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The Soiled Fabric of Our Twisted Spirits - Chapter 2*

Novel By: Allen Henriquez
Literary fiction



The story, The Soiled Fabric of Our Twisted Spirits, continues. View table of contents...


Chapters:

1

Submitted:Nov 9, 2013    Reads: 1    Comments: 0    Likes: 0   


Chapter 2

The thick clump of brown dirt that was typical of Millstown did not come easily out of the ground as Nigel's muscles strain, sweat pours down his brown body, as he works the dirt free of its natural placement. A fat faced sun, its jowls happy and content, fills the afternoon sky on this early August day. Its heat bears down on the ground below. Nigel Simmon, a black farmer, in denim overalls is digging a hole to replant a post for a mangled fence. Nigel a strong and handsome man is working as the sun laughs. A voice told Nigel, "Let it go till tomorrow," but he knew the fence must go back up today. A fence that had been mysteriously knocked down by what looked to be, by the prints in the dirt, a man alone on foot. Nigel's tobacco leaves stomped senselessly by some brute angered him. The fence knocked clear made easy access for others to use the patch of land as a shortcut across his field of tobacco to wherever. Nigel had a crew of six people that helped him with the care and nurturing of his tobacco. However, it was Sunday morning and Sunday, with all respects to the Almighty, he gave his workers as their own. So he continued to dig and sweat in the Sunday sun.

A friend pulls up in a horse drawn wagon, a thin and wiry fellow named Melvin Ralston. Melvin smells of fresh bathing and a hint of corn liquor as he jumps down from the wagon with a smile. Melvin a fair hand on a farm, but a better gambler and bootlegger at heart, asks, "What you going to do? Dig you a grave, Nigel?…" Nigel looks up at Melvin, offering only a frown in response to his remark. Melvin continues, "…Too hot for that, man. Dig the grave tonight and keep the body in the shed till its time."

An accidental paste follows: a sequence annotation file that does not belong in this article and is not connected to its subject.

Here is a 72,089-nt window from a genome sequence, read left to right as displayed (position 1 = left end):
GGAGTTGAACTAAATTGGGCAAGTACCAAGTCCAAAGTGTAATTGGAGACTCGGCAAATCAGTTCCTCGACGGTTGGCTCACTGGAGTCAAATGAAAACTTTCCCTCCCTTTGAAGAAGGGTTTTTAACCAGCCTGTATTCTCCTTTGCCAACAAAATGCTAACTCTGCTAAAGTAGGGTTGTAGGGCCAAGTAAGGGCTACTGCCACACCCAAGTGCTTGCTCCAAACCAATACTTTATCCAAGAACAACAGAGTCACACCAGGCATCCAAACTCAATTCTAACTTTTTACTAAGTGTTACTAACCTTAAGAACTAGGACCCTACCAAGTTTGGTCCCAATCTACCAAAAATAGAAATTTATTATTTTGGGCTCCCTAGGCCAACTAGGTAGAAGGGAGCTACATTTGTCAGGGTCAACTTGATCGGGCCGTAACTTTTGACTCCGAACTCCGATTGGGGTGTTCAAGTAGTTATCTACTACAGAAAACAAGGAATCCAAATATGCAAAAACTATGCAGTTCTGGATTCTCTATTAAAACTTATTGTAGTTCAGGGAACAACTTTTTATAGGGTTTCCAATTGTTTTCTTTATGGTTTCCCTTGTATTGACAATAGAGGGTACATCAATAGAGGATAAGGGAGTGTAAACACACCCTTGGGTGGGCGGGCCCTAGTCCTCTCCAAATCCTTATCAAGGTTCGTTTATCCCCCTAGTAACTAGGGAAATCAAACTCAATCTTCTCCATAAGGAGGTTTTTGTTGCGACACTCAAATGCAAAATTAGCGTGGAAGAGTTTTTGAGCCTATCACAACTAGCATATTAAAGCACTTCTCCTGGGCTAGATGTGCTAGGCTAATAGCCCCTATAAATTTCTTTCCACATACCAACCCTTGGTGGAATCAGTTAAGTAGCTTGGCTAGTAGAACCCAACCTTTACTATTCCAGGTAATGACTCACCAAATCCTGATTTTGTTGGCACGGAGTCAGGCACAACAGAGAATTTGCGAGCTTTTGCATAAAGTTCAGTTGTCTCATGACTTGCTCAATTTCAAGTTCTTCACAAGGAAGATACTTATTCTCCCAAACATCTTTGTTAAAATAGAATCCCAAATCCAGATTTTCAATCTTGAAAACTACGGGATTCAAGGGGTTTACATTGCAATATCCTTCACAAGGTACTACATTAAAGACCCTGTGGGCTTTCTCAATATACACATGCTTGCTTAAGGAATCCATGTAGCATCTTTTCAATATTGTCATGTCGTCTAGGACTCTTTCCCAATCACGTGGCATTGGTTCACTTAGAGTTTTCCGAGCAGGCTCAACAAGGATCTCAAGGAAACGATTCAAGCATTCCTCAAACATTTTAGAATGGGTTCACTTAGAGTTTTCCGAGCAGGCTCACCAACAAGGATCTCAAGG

Nigel quickly replies, "And if you keep that mouth moving I'll have a fresh body to stick down into this here hard dirt."

Melvin moves in a little closer to Nigel and examines the vandalized area. "Some mean and powerful dud paid your fence a visit last night looks like," Melvin states, having put his grin away for a moment.

"Sure enough looks like it," Nigel replies while still pushing his shovel into the ground.

"The work of Mills. Clarence Mills it looks like done this."

Nigel digs a bit more dirt and then asks, "What's wrong with that boy, Melvin?"

"His brain is like a song you half try to sing in the outhouse. Not worth a damn in public," Melvin advises.

"Why would he do this to me? We always got along," Nigel replies.

"He needs to stop sipping that corn liquor," Melvin states.

"What the hell are you talking about? It's you that makes the stuff he drinking," Nigel advises.

"Yeah, but for regular folks to drink. Folks whose brains isn't scrambled and can handle a few sips," Melvin advises.

"You need to get back on that wagon, ride to Blue Patch, and knock down that damn still of yours before someone gets hurt from the moonshine you're selling," Nigel states with exhaustion from digging, and anger for Melvin in his voice.

"There's more to drinking than water and buttermilk, Nigel," Melvin replies with a smile brightly lit by the sun.

"So says the devil," Nigel relies.

* * *





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